With the new year rapidly approaching, and by rapidly approaching I mean here already, every publication, news program, radio show, and 16-year-old-girl’s diary are presenting their annual “The Year in ______” lists. I wish I had the kind of job where I could make a credible “The Year in Music” list, but I don’t and I’m not entirely sure I ever will. But I can make a “My Year in Music” list and nobody can really say shit about it because the word “my” is right there in the title. What to put in my list? I will likely include discussions of superlative performances and recordings in a mock-awards format in which no actual prizes will be given away or even considered for that matter, with the exception of the sheer prestige of being acknowledged by this blog. Perhaps I will include some random thoughts about things that don’t have anything to do with this year. Most importantly, I will bring a whiff of nostalgia and a smile to my own face thinking back on what was, even as I realize that I continue to march inexorably toward the brittle and cold embrace of death. Anyway, over the next little while, I’ll be presenting the first and quite possibly last annual Everything But the Music Awards in this space. Here we go!
Best recording that actually came out in 2011
I’d be lying if I said I had a lot of options for this category, mostly because I don’t really end up with that many new recordings. However, there were a few that I did encounter this year that really stand out.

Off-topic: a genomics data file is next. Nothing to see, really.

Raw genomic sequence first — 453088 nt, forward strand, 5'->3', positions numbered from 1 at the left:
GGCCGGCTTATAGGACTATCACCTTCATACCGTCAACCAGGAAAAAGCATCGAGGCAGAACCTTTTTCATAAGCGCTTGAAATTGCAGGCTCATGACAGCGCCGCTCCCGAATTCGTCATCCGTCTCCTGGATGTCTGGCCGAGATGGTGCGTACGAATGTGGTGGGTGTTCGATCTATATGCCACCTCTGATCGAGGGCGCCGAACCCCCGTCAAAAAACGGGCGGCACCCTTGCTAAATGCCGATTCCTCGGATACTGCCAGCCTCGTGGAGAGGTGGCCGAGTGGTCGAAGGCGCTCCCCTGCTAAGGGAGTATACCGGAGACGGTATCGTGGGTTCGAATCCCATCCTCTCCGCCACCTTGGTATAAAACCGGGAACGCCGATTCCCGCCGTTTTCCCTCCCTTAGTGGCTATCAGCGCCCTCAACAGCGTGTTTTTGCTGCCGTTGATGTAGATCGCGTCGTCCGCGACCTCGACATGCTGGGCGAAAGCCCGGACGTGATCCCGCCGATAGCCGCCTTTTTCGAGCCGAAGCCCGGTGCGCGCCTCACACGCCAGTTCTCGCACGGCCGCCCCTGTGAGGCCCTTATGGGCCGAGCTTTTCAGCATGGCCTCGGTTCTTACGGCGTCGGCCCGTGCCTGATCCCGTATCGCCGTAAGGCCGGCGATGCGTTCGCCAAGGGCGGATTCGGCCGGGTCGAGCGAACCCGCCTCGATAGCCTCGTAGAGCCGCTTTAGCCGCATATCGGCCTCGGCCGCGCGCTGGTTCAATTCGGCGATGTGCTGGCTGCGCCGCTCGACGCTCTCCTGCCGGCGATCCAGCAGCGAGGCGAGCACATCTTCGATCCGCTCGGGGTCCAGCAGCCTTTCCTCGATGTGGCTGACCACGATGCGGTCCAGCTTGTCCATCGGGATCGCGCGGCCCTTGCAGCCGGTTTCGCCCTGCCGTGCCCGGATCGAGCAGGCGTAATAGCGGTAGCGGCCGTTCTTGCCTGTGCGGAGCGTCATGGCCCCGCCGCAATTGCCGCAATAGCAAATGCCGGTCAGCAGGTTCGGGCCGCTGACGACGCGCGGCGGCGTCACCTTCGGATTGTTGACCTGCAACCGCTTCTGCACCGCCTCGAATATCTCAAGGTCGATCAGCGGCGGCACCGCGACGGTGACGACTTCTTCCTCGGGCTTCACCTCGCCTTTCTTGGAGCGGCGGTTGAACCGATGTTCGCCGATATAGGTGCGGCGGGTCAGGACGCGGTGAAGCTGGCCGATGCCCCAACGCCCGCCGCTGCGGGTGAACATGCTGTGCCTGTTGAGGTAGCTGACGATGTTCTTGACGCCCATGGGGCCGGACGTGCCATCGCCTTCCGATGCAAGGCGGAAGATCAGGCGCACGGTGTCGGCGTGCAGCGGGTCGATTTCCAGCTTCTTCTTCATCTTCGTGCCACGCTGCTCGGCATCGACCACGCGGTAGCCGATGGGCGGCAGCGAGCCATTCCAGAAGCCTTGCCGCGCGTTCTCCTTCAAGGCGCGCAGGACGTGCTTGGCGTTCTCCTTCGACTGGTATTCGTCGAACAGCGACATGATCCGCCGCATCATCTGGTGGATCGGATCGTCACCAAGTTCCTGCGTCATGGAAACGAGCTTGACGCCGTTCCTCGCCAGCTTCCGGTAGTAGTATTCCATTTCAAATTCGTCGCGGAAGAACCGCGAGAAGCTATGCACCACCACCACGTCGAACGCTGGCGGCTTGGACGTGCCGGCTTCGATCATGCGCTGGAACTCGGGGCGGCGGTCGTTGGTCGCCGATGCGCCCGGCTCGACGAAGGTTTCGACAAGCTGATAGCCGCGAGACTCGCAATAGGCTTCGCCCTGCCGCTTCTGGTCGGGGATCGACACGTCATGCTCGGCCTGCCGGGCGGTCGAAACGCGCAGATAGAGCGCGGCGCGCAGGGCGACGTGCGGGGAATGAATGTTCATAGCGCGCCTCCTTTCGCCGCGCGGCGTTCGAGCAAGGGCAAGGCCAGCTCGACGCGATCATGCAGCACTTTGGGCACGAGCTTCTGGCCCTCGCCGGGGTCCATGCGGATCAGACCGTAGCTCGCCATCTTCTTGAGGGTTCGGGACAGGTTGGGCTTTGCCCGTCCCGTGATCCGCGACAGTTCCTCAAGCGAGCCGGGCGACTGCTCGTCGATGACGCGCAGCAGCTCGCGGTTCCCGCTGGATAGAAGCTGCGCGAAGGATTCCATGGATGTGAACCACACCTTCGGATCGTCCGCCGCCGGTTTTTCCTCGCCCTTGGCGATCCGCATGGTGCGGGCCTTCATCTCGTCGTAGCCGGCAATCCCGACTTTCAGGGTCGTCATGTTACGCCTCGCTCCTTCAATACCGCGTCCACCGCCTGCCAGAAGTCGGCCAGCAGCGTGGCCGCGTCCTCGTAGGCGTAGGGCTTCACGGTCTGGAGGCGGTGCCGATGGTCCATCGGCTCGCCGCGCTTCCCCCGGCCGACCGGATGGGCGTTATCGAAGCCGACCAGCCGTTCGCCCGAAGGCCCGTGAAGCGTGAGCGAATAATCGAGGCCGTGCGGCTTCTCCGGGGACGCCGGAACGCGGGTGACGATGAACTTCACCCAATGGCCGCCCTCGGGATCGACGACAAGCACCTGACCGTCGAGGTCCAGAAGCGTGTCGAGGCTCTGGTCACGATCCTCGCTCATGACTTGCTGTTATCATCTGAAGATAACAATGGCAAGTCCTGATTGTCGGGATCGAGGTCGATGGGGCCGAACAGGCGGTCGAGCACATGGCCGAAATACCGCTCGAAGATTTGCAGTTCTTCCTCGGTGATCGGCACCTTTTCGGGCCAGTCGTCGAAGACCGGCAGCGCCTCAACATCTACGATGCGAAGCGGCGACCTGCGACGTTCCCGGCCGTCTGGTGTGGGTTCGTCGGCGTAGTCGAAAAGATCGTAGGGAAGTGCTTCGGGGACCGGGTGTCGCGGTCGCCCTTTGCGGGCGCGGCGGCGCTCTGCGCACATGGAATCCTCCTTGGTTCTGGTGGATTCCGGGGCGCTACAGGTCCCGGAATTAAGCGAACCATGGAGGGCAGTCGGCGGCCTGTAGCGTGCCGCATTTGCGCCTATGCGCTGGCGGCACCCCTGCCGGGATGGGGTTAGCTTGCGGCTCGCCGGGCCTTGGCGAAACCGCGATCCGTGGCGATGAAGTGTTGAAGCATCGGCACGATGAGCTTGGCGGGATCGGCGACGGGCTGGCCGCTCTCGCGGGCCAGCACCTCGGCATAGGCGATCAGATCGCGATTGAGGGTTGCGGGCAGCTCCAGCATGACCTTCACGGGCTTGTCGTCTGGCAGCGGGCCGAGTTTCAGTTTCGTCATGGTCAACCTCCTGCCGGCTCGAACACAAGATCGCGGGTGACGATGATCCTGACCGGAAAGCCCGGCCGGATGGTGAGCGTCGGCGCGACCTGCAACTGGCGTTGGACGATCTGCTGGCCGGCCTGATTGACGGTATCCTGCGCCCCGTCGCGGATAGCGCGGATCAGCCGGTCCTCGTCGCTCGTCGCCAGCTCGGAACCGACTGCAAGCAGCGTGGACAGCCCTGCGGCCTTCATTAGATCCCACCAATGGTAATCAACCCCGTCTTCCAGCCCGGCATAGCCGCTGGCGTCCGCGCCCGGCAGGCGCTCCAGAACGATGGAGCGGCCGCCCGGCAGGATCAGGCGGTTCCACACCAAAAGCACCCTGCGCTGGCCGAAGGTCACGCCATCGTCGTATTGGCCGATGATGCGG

One is the Sibelius cycle with Pietari Inkinen conducting the New Zealand Symphony, which technically started being released in October 2010, but was mostly dished out this year. Inkinen gets Sibelius in a way that someone three months older than me, no matter how Finnish, should absolutely not be able to. Sibelius is all about form, texture, and control and Inkinen and the musicians (who I imagine were in Lord of the Rings or at least Flight of the Conchords) put on a clinic. Listen to the drive of the finale of the Second Symphony or the perfect pacing of the finale of the Fifth; Bernstein and Karajan, God love them, would have killed a man (or perhaps tried to hook up with one) for that kind of sound. I don’t know a single other part of Inkinen’s repertoire, but if his Sibelius is any indication, he is our greatest hope for a cancer-free peaceful world.
Manfred Honeck and the Pittsburgh Symphony are heroes around here, so I won’t rehash the argument about them being the best orchestra on the planet right now. But I will mention that their continuing Mahler cycle had another release, and while I didn’t think it was possible to top their epic performance of the First, this year’s recording of the Third topped it. Mahler is not as over the top as his worst critics from 1949 thought he was, but of all the works he wrote, the Third comes closest to confirming that thought. This, of course, is why it’s such a good stylistic fit for Honeck and Co., what with their explosive brass section, extreme dynamic and expressive ranges, and general balls. I don’t have a Super Audio CD player, but I imagine that if I did the good folks at Exton’s recordings would serve as a good test for the quality of my speakers; they sound like a million bucks, with the great caveat to this recommendation being that they cost the compact disc equivalent of that amount.